On June 23, 2015, the U.S. Senate authorized President Obama to negotiate on a “fast-track” basis the Trans-Pacific Partnership agreement (TPP). TPP is a proposed trade agreement between several pacific countries concerning a variety of matters, including intellectual property and pharmaceutical products. Negotiations over TPP, which have been taking place since 2008, have escalated in recent months, and many believe that an agreement could be reached as early as the end of this summer, as the Senate’s recent vote gives the president the power to negotiate the trade deal without amendment or filibustering by Congress. Recent news sources have reported that a ministerial meeting aimed at finalizing the TPP agreement is set for the last week of July in the United States. Because the discussions are confidential, however, the only public source of information on the text under negotiation comes from on-line sources, such as WikiLeaks and Politico.
In addition to the United States, Brunei, Chile, Singapore, New Zealand, Australia, Canada, Japan, Malaysia, Mexico, Peru, and Vietnam are participating in the TPP negotiations, and other countries, such as Taiwan, South Korea, Columbia, and the Philippines, have expressed an interest in joining the negotiations and the trade agreement. If enacted, the TPP will become the largest free trade zone, linking 40 percent of the world’s economy.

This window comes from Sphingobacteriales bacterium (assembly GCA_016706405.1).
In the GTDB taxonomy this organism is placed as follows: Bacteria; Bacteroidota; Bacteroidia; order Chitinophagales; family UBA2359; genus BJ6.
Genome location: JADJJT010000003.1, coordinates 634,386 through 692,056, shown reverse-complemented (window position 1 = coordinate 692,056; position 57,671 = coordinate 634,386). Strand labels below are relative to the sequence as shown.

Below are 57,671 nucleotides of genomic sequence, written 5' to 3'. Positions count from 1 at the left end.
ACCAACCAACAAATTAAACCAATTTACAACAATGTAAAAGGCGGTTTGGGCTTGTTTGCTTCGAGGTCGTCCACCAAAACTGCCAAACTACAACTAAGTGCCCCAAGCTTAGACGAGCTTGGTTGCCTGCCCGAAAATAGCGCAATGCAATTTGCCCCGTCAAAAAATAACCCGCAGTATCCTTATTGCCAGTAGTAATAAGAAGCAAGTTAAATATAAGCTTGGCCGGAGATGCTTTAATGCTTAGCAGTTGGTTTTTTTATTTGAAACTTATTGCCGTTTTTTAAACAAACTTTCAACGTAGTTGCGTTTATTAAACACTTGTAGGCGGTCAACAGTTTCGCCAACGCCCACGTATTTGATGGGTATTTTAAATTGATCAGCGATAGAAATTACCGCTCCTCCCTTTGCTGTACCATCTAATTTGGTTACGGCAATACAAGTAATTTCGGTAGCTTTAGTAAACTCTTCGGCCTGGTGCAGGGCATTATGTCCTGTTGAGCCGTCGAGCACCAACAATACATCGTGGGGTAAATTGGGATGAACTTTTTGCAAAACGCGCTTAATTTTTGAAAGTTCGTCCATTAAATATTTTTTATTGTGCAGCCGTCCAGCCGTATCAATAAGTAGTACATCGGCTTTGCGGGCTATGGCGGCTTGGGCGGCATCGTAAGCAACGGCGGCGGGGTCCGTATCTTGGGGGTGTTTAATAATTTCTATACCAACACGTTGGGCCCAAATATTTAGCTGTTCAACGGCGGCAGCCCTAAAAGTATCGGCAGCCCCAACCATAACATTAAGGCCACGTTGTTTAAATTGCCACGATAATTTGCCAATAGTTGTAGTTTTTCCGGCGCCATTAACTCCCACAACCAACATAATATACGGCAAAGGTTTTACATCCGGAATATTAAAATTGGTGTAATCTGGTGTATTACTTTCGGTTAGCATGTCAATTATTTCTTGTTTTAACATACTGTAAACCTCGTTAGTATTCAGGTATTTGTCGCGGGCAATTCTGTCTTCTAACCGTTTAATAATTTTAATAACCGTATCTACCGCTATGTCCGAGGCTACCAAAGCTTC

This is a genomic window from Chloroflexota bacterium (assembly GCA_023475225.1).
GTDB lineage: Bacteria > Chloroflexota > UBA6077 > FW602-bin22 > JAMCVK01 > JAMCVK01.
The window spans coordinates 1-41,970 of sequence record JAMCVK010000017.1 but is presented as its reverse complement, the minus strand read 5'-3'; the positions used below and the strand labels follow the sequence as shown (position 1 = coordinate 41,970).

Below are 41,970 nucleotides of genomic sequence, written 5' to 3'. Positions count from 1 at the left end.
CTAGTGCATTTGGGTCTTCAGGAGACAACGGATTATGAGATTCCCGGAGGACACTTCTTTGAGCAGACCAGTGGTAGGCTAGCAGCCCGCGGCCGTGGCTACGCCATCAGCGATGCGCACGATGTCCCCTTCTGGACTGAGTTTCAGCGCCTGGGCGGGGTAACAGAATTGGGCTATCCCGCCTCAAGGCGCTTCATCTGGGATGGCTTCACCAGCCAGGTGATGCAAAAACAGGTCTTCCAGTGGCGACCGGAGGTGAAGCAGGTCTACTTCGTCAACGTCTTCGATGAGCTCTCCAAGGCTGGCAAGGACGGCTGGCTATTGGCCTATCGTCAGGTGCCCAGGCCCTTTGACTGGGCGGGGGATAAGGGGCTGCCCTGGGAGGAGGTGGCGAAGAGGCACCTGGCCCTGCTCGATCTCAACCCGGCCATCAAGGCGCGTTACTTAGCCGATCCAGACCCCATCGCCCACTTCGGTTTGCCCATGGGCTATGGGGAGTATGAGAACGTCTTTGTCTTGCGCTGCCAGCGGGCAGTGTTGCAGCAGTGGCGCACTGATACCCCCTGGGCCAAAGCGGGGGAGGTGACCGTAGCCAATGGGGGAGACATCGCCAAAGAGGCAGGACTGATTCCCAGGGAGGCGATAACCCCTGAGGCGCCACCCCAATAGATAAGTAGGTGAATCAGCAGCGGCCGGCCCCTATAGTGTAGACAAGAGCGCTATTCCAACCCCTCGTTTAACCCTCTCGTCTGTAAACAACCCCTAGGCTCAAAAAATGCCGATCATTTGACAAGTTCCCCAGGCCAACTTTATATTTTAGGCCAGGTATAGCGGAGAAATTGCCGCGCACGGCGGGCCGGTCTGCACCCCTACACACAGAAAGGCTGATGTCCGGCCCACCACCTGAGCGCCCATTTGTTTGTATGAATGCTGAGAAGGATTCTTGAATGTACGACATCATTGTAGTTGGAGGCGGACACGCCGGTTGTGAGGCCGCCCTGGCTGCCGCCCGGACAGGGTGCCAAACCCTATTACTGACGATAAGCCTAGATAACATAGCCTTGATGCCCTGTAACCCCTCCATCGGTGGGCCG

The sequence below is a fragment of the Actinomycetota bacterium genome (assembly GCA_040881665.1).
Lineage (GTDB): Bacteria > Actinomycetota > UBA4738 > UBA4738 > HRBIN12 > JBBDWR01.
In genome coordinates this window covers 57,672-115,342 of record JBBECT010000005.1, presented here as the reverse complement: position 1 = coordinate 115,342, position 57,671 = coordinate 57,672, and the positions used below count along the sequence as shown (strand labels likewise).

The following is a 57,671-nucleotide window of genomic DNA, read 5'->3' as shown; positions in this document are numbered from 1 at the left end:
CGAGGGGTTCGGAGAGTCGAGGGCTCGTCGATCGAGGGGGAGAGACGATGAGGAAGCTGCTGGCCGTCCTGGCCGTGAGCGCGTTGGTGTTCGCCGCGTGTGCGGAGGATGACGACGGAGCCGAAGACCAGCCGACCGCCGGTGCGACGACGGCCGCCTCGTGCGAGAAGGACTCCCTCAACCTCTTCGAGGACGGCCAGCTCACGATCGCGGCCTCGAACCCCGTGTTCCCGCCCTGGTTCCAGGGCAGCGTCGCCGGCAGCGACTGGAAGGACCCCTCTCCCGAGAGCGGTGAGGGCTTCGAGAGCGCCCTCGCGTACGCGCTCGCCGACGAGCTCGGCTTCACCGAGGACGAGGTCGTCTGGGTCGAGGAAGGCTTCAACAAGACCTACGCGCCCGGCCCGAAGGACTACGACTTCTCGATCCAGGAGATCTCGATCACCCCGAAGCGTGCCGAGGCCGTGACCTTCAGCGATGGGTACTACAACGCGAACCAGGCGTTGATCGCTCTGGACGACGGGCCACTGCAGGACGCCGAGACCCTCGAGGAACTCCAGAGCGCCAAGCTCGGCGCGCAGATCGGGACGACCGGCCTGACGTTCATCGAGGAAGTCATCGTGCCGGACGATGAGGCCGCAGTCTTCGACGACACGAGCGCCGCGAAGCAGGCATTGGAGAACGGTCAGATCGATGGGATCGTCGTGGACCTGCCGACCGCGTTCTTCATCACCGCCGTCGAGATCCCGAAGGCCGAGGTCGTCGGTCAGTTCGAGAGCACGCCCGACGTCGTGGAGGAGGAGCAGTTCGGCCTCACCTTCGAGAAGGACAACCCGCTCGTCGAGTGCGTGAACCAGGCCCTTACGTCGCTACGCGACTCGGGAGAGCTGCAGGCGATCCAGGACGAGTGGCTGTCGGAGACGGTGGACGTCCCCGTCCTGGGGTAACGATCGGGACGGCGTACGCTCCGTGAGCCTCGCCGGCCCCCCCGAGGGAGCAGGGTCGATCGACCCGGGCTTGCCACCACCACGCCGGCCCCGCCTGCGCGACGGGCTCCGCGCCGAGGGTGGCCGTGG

Not surprisingly, one of the most controversial aspects of the trade negotiations is the data exclusivity period for biologics. The United States has a 12-year data protection for new biologics, which resulted following much debate and negotiations between different constituents in Congress regarding the duration of data exclusivity for these molecules. Many other countries in the TPP, however, provide five years of data protection for new biologics, which is the same amount of time provided in those countries for new pharmaceutical products containing small molecules. Indeed, amongst the 11 countries (excluding the U.S.) that are involved in the TPP, current data exclusivity protections range from zero (Brunei) to eight years (Japan and Canada). Some believe that the United States may have to accept a shorter data exclusivity for biologics as part of the overall trade package, although a number of members of Congress have expressed their views to the Obama administration that the 12-year exclusivity period for biologics should be a critical part of the TPP. No final decision has been made or publicly announced on this issue.
According to WikiLeaks, which has been releasing the confidential TPP agreement drafts, other IP provisions could include a presumption of patent validity in the member states, and patent “linkage” for pharmaceutical products, which would require TPP countries to adopt an Orange Book-like system giving notice and an opportunity to resolve patent infringement and validity issues prior to approval of generic drugs in those countries. It is unclear from what has been released whether patent linkage would apply to biologics, although some believe that such a provision is on the table. The TPP negotiations are confidential and ongoing, so it remains to be seen what type and duration of drug product IP and exclusivity protections will ultimately result. We will continue to monitor and provide updates as more information becomes available.